I won’t say I base my travel choices entirely around food, but food — specifically cheap, delicious food and alcohol — generally accounts for at least 85% of the decision. I recently returned from a romantic trip to northern Spain, to Barcelona on the Mediterranean, and San Sebastián across the way on the Atlantic side in the Basque region. I don’t know if you’ve heard, but they say the food in Spain is very good.
The stories were true, even the bad food was good. Or at least, showing up in a new city knowing nothing but what my eyes could tell me and a few recommendations from friends, we managed to not have a single bad meal. I live in San Francisco, which is also known as a food destination, but if you spent a week here sightseeing without getting stuck in at least one overpriced tourist trap, it would be a miracle. I have a few basic rules of thumb for avoiding them, sure, like not eating any place with pictures of the food outside, or at any place that employs a “barker” to drag in passersby, strip club style — the operating theory being that a place with good food wouldn’t need that (I guess I sort of need my food to neg me) — but even those probably would’ve been fine.
[Do other people have the constant, existential fear that you’re not eating the best meal you could be eating? This is a problem for me.]
I should be clear that this is not a list of recommendations. I would’ve had to spend at least another month in both places before I could feel even minimally comfortable saying that some place I went is a “must-eat” (note to Uproxx: I would gladly take on this task).
In any case, this is more just a travel diary, a flip book, a photo essay of some of food sampled. I ain’t tellin’ you what to do, but if you get some ideas out of it, wonderful. And anyway, I probably missed the really good places. It’s just this feeling I have.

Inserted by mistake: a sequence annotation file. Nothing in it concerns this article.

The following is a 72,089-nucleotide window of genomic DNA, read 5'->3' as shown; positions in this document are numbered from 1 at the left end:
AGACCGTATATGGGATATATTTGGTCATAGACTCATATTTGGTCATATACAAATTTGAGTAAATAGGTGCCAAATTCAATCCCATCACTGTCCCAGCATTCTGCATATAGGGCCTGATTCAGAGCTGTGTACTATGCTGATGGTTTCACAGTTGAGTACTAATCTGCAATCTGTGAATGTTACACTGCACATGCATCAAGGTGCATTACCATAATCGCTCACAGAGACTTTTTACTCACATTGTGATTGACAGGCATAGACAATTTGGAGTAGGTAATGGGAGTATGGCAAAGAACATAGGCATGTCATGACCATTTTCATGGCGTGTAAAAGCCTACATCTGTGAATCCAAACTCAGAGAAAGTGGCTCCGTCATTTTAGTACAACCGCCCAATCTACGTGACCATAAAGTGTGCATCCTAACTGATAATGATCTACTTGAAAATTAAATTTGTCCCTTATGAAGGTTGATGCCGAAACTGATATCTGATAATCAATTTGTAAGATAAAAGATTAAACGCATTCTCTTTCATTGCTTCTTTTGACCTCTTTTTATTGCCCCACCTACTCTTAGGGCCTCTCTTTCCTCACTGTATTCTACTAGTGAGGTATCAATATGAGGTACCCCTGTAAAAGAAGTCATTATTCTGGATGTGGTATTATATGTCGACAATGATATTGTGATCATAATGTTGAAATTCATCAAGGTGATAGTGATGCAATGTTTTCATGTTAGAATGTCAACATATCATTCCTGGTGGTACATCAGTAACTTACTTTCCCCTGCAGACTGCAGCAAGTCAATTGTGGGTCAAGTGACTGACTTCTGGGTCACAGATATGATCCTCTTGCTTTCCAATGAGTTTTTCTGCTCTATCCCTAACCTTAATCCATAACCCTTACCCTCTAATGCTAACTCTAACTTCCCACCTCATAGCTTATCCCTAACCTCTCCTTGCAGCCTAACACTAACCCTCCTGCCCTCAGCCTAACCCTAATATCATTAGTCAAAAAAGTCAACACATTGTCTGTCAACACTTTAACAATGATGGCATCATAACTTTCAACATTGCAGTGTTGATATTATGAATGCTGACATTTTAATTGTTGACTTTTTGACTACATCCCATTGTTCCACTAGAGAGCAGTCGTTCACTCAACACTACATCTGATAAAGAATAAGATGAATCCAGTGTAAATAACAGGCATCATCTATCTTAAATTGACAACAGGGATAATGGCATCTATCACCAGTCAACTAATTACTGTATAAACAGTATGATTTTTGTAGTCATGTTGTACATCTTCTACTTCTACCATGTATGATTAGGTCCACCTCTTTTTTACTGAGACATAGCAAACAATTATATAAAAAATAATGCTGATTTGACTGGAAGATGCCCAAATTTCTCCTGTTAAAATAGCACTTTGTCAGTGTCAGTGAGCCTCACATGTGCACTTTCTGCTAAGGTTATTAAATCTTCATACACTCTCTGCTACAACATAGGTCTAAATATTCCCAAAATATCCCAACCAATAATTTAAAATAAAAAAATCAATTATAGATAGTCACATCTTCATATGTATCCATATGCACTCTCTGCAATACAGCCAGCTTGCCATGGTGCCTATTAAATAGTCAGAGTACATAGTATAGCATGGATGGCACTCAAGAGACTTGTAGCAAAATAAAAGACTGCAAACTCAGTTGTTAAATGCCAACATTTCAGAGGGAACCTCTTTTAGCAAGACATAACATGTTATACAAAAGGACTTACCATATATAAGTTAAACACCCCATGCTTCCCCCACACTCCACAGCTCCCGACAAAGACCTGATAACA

Canelones de Butifarra Blanca, Tapeo, Carrer De Montcada, Barcelona
Catalonians have this amazing sausage, butifarra, and the best way I can describe it is that it’s spiced simply and tastes intensely porky but with a hint of funk, like a paté. It’s… really f*cking good. This was my first experience of it, served inside a canneloni, covered in bechemel and meat reduction from Tapeo, our first stop on a food tour (shout out to Jo from The Barcelona Taste).
Can you say rich? It tasted like Thanksgiving.
Pan Con Tomate, El Chigre, Barcelona
In other classic Spanish dishes you’ve probably heard of, pan con tomate. All it is is bread, rubbed with garlic, spread with grated tomato, drizzled with olive oil, seasoned with salt. Essentially the world’s laziest bruschetta. And yet it’s really good, in a way that defies all logic (you know, provided you have access to stupidly delicious bread and sun ripened tomatoes). El Chigre’s was my first experience of it, and so will probably always be the best in my mind (pretty sure they lightly toasted the bread over charcoal, which is probably blasphemously fancy for this dish, but it was real nice). I can’t wait to attempt this at home and be thoroughly disappointed. (Yes, that’s more butifarra in the background).
Cone of meat and cheese, somewhere inside the Santa Caterina market, Barcelona.
CONE OF MEAT! CONE OF MEAT! Another thing you’ve probably heard about Spain, the sheer variety of cured meats (let alone the taste) is overwhelming. There are about a million different types and grades of Jamón Iberico (you can read Simon Majumdar’s poncily written but admirably thorough guide to them here) including the stuff from the pigs fed only acorns and cured for 1000 days. It’s a lot like prosciutto, except the fat actually turns to oil when it hits your tongue (…something something your mom).